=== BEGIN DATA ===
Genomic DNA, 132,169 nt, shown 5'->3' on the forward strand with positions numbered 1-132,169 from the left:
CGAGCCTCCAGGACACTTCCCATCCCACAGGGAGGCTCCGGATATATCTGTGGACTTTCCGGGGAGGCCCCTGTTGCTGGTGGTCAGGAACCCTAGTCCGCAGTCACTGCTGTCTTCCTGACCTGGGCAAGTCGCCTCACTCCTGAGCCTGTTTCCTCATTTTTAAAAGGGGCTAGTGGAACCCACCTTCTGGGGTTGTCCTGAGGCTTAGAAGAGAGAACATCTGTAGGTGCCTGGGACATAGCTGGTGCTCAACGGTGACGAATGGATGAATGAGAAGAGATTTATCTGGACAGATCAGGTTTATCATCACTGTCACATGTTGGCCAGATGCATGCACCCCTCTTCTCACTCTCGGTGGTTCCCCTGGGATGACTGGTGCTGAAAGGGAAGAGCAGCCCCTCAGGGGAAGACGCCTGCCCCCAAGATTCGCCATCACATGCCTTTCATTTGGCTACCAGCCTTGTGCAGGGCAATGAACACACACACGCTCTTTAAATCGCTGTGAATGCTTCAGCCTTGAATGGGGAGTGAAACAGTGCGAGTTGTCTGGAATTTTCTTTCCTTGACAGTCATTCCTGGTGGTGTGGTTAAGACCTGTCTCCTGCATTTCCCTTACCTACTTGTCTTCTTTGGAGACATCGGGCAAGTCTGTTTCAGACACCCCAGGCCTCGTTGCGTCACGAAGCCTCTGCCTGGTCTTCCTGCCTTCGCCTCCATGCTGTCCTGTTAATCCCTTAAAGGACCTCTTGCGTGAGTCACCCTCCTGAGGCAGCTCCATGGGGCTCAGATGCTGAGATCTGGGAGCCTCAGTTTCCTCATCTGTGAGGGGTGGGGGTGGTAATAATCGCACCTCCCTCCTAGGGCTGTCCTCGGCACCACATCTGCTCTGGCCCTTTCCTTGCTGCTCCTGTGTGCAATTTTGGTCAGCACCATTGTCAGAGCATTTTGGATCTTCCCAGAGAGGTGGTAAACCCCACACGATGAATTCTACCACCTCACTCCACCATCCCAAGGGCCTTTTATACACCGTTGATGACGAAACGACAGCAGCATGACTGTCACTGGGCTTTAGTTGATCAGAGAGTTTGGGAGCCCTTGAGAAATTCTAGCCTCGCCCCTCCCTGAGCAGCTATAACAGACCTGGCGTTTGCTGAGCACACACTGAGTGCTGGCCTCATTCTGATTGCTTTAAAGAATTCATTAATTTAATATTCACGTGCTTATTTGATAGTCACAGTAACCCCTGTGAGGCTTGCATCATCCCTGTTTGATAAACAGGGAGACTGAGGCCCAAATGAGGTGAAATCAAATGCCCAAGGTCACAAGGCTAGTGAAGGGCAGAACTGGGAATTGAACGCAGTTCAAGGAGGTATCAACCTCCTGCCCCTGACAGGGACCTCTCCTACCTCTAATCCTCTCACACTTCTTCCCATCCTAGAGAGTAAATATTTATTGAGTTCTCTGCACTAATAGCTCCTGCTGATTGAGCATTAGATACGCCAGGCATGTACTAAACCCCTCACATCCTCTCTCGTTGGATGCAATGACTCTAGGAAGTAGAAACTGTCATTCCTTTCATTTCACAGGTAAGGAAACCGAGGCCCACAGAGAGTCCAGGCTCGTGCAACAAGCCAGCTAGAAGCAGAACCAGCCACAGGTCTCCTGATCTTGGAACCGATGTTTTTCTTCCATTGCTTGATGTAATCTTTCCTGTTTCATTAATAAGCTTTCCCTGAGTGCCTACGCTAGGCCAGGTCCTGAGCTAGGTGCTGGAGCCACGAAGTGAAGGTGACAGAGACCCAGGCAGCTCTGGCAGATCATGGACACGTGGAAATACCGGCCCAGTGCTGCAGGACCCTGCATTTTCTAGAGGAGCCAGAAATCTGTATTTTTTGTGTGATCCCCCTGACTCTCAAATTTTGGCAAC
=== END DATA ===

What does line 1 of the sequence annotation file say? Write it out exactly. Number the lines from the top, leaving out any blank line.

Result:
Genomic DNA, 132,169 nt, shown 5'->3' on the forward strand with positions numbered 1-132,169 from the left: